In Interviews

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We’re interviewing makers from all 50 states. Today we’re featuring Curtiss “Buck” Carr, a woodworker currently interning at the Marc Adams School of Woodworking in Indiana.

How did you get started woodworking? Who were your mentors?
I started woodworking by doing general DIY projects with my dad. We would always spend our Saturday mornings watching The Woodwroght’s Shop (I’m a huge fan of Mr. Underhill), The New Yankee Workshop, and This Old House on PBS. Woodworking became an obsession, later than most, in my adult life. I am mostly self-taught, and I gravitate towards the use of hand tools. My mentor right now is Elliot Driscoll of the Driscoll Woodshop; a non-profit in Baltimore, MD. His shop is doing a lot for the community of Baltimore by providing shop space and classes to people in recovery from substance use disorders and mental health disorders. Elliot taught me the ins and outs of running a wood shop—machine safety, machine maintenance, teaching others, and the value of a good shop dog. Currently, I am an intern at the Marc Adams School of Woodworking and Time Honored Craft. The staff, instructors, and students at the school have been great mentors as I dive deeper into the craft.

What do you think is your best or favorite work? What kind of work do you do the most?
My favorite work at the moment is staked furniture, especially chair making à la the Anarchist Design Book by Christopher Schwarz at Lost Art Press. I use any chance I get to use hand tools, so this makes it my favorite. I would like to make a Jennie Alexander chair in honor of my friend, Driscoll Woodshop Board Member, and Jennie’s daughter, Harper Alexander-Burke. I find it satisfying to break a log in to timbers by hand, making them into flat boards, and then finally into something that someone actually likes to use.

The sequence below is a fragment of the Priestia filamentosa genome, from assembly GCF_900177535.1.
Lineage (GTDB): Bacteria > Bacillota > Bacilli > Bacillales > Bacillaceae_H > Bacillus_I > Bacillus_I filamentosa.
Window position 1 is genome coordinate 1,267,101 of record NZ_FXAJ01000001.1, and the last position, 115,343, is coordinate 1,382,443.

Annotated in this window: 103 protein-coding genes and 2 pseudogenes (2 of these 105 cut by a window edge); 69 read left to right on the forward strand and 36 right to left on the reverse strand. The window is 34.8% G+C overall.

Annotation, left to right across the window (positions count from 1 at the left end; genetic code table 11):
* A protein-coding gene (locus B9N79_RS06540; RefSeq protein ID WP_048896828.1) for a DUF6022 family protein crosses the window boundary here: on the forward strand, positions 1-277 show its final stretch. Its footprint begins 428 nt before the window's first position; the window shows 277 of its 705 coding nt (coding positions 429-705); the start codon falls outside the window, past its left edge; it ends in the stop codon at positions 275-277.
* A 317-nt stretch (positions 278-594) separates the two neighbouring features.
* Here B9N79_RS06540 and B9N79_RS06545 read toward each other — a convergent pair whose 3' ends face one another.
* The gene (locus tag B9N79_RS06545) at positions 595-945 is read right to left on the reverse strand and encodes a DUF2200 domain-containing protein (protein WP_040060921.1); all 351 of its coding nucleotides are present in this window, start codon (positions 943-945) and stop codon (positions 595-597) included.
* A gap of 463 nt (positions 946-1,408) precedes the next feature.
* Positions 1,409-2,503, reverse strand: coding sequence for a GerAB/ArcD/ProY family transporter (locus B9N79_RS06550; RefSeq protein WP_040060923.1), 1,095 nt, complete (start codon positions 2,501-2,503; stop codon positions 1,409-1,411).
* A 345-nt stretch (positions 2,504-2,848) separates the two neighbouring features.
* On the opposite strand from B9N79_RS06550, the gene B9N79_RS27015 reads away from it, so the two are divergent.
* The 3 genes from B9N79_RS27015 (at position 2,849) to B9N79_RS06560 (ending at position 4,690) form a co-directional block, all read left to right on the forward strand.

What advice would you give to someone that wants to start woodworking or pursue it as a profession?
The advice I would give someone that is just getting into woodworking is to start with a simple set. You don’t need a lot of tools to make things. Take classes. Search the internet. There are loads of online videos and in-person instruction courses available.

What’s your best hands-on tip or woodworking technique?
My best hands-on tip is to keep your tools sharp! I make it a point to take one day of the week to sharpen all my tools, even though I sharpen them as I work. Secondly, don’t point out the mistakes on your projects. Let people enjoy what you’ve made. Only you care about having to insert a spline into a loose dovetail joint to close a gap.

Is there anyone you’d like to shout-out or recommend we follow? Who inspires you? (Doesn’t have to be woodworking related, either.)
A non-profit that supports those in recovery from mental health and substance abuse disorders.

Black Craftspeople Digital Archive is dedicated to telling the stories of Black Craftspeople and the objects they created.

They’ve been rescuing dogs since 2015 from Kuwait to Baltimore, MD. To date, they have rescued over 600 dogs (including my three dogs).

The Honest Carpenter
My buddy Ethan from college. he is a great carpenter that gives homeowners and DIYers sound advice from home repair to woodworking projects.

See more of Buck’s work on Instagram @curtisscarr.

This interview was lightly edited for clarity.

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  • elliottdriscoll

    Lots of wisdom here. Impressed with Buck’s groundedness and skill level!

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